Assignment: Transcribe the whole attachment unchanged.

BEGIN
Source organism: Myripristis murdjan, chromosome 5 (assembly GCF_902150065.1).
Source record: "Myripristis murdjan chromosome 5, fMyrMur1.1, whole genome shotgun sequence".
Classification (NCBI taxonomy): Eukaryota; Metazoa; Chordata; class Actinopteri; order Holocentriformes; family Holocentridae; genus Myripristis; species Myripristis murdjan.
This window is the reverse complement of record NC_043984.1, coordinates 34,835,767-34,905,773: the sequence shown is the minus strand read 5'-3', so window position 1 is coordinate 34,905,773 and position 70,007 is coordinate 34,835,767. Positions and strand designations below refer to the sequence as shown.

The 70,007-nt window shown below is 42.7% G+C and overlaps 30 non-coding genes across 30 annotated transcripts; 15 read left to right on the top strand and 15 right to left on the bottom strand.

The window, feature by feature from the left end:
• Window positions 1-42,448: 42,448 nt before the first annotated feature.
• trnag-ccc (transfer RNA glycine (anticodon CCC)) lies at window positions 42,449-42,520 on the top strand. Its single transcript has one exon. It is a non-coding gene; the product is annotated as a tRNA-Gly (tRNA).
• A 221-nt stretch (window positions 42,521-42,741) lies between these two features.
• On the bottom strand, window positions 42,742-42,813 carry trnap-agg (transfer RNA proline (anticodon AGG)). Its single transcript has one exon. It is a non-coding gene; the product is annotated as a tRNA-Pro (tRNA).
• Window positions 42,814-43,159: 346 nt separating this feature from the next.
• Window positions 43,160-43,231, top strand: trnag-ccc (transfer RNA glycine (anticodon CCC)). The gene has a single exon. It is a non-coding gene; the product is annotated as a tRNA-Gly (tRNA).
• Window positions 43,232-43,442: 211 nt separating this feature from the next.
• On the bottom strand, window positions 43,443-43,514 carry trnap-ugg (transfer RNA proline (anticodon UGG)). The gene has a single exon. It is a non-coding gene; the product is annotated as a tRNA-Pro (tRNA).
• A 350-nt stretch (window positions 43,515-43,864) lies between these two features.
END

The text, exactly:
Source organism: Myripristis murdjan, chromosome 5 (assembly GCF_902150065.1).
Source record: "Myripristis murdjan chromosome 5, fMyrMur1.1, whole genome shotgun sequence".
Classification (NCBI taxonomy): Eukaryota; Metazoa; Chordata; class Actinopteri; order Holocentriformes; family Holocentridae; genus Myripristis; species Myripristis murdjan.
This window is the reverse complement of record NC_043984.1, coordinates 34,835,767-34,905,773: the sequence shown is the minus strand read 5'-3', so window position 1 is coordinate 34,905,773 and position 70,007 is coordinate 34,835,767. Positions and strand designations below refer to the sequence as shown.

The 70,007-nt window shown below is 42.7% G+C and overlaps 30 non-coding genes across 30 annotated transcripts; 15 read left to right on the top strand and 15 right to left on the bottom strand.

The window, feature by feature from the left end:
• Window positions 1-42,448: 42,448 nt before the first annotated feature.
• trnag-ccc (transfer RNA glycine (anticodon CCC)) lies at window positions 42,449-42,520 on the top strand. Its single transcript has one exon. It is a non-coding gene; the product is annotated as a tRNA-Gly (tRNA).
• A 221-nt stretch (window positions 42,521-42,741) lies between these two features.
• On the bottom strand, window positions 42,742-42,813 carry trnap-agg (transfer RNA proline (anticodon AGG)). Its single transcript has one exon. It is a non-coding gene; the product is annotated as a tRNA-Pro (tRNA).
• Window positions 42,814-43,159: 346 nt separating this feature from the next.
• Window positions 43,160-43,231, top strand: trnag-ccc (transfer RNA glycine (anticodon CCC)). The gene has a single exon. It is a non-coding gene; the product is annotated as a tRNA-Gly (tRNA).
• Window positions 43,232-43,442: 211 nt separating this feature from the next.
• On the bottom strand, window positions 43,443-43,514 carry trnap-ugg (transfer RNA proline (anticodon UGG)). The gene has a single exon. It is a non-coding gene; the product is annotated as a tRNA-Pro (tRNA).
• A 350-nt stretch (window positions 43,515-43,864) lies between these two features.